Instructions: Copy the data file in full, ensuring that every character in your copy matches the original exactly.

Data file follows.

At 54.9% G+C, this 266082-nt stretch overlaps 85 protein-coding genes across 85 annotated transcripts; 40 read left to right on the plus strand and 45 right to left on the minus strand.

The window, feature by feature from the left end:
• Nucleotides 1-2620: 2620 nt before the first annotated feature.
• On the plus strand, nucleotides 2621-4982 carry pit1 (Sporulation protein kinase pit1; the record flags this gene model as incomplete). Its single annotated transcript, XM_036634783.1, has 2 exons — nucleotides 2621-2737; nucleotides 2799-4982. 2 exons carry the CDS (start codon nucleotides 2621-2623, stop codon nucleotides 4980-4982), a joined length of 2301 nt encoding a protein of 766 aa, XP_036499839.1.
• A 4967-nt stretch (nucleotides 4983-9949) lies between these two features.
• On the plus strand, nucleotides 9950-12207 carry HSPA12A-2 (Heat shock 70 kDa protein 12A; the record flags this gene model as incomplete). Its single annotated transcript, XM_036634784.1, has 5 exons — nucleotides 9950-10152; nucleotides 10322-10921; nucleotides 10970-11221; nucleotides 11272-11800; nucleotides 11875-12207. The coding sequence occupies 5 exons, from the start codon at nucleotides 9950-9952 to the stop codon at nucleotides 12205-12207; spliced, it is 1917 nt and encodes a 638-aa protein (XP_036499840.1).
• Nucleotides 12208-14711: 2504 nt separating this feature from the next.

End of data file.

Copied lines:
At 54.9% G+C, this 266082-nt stretch overlaps 85 protein-coding genes across 85 annotated transcripts; 40 read left to right on the plus strand and 45 right to left on the minus strand.

The window, feature by feature from the left end:
• Nucleotides 1-2620: 2620 nt before the first annotated feature.
• On the plus strand, nucleotides 2621-4982 carry pit1 (Sporulation protein kinase pit1; the record flags this gene model as incomplete). Its single annotated transcript, XM_036634783.1, has 2 exons — nucleotides 2621-2737; nucleotides 2799-4982. 2 exons carry the CDS (start codon nucleotides 2621-2623, stop codon nucleotides 4980-4982), a joined length of 2301 nt encoding a protein of 766 aa, XP_036499839.1.
• A 4967-nt stretch (nucleotides 4983-9949) lies between these two features.
• On the plus strand, nucleotides 9950-12207 carry HSPA12A-2 (Heat shock 70 kDa protein 12A; the record flags this gene model as incomplete). Its single annotated transcript, XM_036634784.1, has 5 exons — nucleotides 9950-10152; nucleotides 10322-10921; nucleotides 10970-11221; nucleotides 11272-11800; nucleotides 11875-12207. The coding sequence occupies 5 exons, from the start codon at nucleotides 9950-9952 to the stop codon at nucleotides 12205-12207; spliced, it is 1917 nt and encodes a 638-aa protein (XP_036499840.1).
• Nucleotides 12208-14711: 2504 nt separating this feature from the next.